For patients with suspected PE who are hemodynamically stable or hemodynamically unstable and successfully resuscitated, the administration of empiric anticoagulation depends upon the risk of bleeding, the clinical suspicion for PE, and the expected timing of diagnostic tests.
For patients with a low risk of bleeding and a high clinical suspicion for PE, empiric anticoagulation is suggested rather than waiting until definitive diagnostic tests are completed. A similar approach is used in those with moderate or low clinical suspicion for PE in whom the diagnostic evaluation is expected to take longer than four hours and 24 hours, respectively.
It is not suggested that anticoagulation therapy be initiated in patients with absolute contraindications to anticoagulant therapy or those who have an unacceptably high risk of bleeding.
For patients with a moderate risk of bleeding, empiric anticoagulant therapy may be administered on a case-by-case basis according to the assessed risk-benefit ratio.
The optimal agent for empiric anticoagulation depends upon hemodynamic instability, the anticipated need for procedures or thrombolysis, and the presence of risk factors and comorbidities.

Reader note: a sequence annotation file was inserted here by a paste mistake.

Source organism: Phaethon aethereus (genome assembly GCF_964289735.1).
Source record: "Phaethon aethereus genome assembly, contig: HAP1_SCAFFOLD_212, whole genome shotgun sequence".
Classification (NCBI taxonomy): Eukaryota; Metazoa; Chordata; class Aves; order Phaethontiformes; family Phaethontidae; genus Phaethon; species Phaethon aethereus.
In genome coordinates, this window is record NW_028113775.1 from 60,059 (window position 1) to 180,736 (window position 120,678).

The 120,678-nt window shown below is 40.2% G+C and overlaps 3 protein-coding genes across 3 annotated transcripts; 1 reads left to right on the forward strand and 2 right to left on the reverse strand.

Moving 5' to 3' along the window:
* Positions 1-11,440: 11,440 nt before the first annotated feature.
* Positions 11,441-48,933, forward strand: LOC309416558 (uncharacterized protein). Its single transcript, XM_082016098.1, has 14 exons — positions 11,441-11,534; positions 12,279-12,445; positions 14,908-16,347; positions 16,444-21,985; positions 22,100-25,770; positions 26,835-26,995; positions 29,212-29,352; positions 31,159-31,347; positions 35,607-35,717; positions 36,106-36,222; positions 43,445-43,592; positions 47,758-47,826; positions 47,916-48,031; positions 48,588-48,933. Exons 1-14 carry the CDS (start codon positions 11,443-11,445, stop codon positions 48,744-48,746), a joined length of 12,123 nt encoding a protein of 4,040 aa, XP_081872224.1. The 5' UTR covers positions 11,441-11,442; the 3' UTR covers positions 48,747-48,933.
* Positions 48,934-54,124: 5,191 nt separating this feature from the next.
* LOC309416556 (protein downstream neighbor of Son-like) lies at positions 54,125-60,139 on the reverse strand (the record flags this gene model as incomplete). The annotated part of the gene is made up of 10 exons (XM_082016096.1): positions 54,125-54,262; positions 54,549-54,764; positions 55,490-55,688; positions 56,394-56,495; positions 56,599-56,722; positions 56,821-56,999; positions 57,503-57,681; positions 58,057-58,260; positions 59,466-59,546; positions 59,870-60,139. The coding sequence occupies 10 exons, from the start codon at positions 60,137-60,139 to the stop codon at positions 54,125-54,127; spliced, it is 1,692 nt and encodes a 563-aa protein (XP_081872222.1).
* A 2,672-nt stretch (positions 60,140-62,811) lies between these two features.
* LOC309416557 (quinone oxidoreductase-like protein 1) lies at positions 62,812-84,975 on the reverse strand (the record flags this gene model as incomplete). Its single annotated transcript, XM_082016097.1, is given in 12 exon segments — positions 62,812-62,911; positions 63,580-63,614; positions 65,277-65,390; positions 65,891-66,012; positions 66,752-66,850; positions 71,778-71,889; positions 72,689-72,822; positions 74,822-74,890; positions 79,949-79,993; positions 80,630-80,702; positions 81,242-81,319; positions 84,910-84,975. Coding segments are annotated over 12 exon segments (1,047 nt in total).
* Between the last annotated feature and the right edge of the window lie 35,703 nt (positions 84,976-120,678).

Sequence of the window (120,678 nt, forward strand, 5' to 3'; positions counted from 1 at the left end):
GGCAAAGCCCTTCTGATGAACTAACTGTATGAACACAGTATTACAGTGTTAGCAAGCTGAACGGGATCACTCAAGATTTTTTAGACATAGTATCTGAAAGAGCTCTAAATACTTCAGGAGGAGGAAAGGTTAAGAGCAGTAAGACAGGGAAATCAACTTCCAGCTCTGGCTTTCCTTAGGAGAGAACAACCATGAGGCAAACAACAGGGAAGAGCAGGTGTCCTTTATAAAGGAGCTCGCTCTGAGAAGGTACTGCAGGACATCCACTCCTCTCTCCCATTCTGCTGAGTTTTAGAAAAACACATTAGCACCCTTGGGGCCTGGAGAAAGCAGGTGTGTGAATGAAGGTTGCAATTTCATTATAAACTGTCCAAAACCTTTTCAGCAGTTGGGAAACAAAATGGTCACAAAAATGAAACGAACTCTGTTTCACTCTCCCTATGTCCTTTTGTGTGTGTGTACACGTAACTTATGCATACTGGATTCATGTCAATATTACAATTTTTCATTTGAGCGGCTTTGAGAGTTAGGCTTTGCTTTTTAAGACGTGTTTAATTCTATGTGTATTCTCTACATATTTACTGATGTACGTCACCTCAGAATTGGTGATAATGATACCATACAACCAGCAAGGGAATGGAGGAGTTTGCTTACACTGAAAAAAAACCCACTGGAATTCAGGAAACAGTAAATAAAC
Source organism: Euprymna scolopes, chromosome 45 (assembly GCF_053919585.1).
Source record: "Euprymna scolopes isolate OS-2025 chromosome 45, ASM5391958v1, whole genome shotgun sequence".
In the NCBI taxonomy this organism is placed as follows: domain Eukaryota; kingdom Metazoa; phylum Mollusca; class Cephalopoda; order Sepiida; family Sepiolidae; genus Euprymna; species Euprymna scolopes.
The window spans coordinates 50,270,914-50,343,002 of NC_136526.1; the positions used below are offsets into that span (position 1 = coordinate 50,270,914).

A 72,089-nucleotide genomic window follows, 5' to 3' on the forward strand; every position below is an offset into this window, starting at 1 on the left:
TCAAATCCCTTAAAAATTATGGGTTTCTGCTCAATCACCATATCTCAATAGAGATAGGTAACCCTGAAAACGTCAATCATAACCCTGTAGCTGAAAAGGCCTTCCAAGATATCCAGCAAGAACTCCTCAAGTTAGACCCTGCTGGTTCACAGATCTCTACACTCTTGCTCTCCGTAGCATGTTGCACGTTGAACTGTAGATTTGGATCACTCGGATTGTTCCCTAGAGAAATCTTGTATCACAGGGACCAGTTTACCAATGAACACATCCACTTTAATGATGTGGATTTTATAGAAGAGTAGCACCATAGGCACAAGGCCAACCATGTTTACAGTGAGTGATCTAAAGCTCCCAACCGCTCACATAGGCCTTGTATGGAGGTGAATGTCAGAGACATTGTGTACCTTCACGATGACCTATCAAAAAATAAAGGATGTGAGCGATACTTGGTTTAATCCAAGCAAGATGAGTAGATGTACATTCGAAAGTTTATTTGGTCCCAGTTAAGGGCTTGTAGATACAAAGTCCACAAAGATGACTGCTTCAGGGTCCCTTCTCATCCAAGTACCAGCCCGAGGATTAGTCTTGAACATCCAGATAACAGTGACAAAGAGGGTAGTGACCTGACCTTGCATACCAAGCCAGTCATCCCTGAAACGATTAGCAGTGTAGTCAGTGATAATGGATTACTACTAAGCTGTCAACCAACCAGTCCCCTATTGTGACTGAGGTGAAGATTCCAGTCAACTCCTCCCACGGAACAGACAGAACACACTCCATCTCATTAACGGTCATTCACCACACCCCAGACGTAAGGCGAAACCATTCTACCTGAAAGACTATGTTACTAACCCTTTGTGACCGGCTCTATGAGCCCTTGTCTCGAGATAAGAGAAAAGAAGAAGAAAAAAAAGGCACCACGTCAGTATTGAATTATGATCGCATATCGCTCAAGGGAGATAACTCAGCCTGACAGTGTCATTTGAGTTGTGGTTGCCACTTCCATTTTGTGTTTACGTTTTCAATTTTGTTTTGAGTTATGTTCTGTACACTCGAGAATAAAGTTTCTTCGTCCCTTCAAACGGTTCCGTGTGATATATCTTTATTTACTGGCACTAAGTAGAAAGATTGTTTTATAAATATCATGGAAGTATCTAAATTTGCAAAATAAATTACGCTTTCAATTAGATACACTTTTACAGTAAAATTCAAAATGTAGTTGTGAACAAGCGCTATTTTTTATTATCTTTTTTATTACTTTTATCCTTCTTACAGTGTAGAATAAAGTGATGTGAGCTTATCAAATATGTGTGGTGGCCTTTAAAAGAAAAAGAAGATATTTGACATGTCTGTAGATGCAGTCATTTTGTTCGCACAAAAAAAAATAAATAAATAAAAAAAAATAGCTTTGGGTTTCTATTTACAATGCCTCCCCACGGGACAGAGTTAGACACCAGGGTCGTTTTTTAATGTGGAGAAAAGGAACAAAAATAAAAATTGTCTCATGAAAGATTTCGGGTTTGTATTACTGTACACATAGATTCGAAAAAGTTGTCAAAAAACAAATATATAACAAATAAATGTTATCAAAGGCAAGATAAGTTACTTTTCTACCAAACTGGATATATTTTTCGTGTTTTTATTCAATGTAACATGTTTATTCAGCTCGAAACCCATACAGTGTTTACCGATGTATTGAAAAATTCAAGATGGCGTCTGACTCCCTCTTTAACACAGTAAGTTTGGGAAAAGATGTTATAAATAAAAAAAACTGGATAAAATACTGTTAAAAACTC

In patients with a high clinical suspicion for PE who are hemodynamically unstable and who have a definitive diagnosis by portable perfusion scanning or a presumptive diagnosis of PE by bedside echocardiography (because definitive diagnostic testing is unsafe or not feasible), systemic thrombolytic therapy is suggested rather than empiric anticoagulation or no therapy. If bedside testing is delayed or unavailable, the use of thrombolytic therapy as a life-saving measure should be individualized. If not used, the patient should receive empiric anticoagulation.
For patients who are hemodynamically unstable and the clinical suspicion is low or moderate, empiric anticoagulation is similar to that suggested for hemodynamically stable patients. Empiric thrombolysis is not justified in this population.
Anticoagulant therapy should be discontinued if it was initiated empirically, and alternative causes of the patient’s signs and symptoms should be sought for patients with definitive diagnostic testing that excludes PE.
For patients in whom the diagnostic evaluation confirms PE, an approach stratified according to whether or not the patient is hemodynamically stable or unstable is suggested. At any time, the strategy may need to be redirected as complications of PE or therapy arise.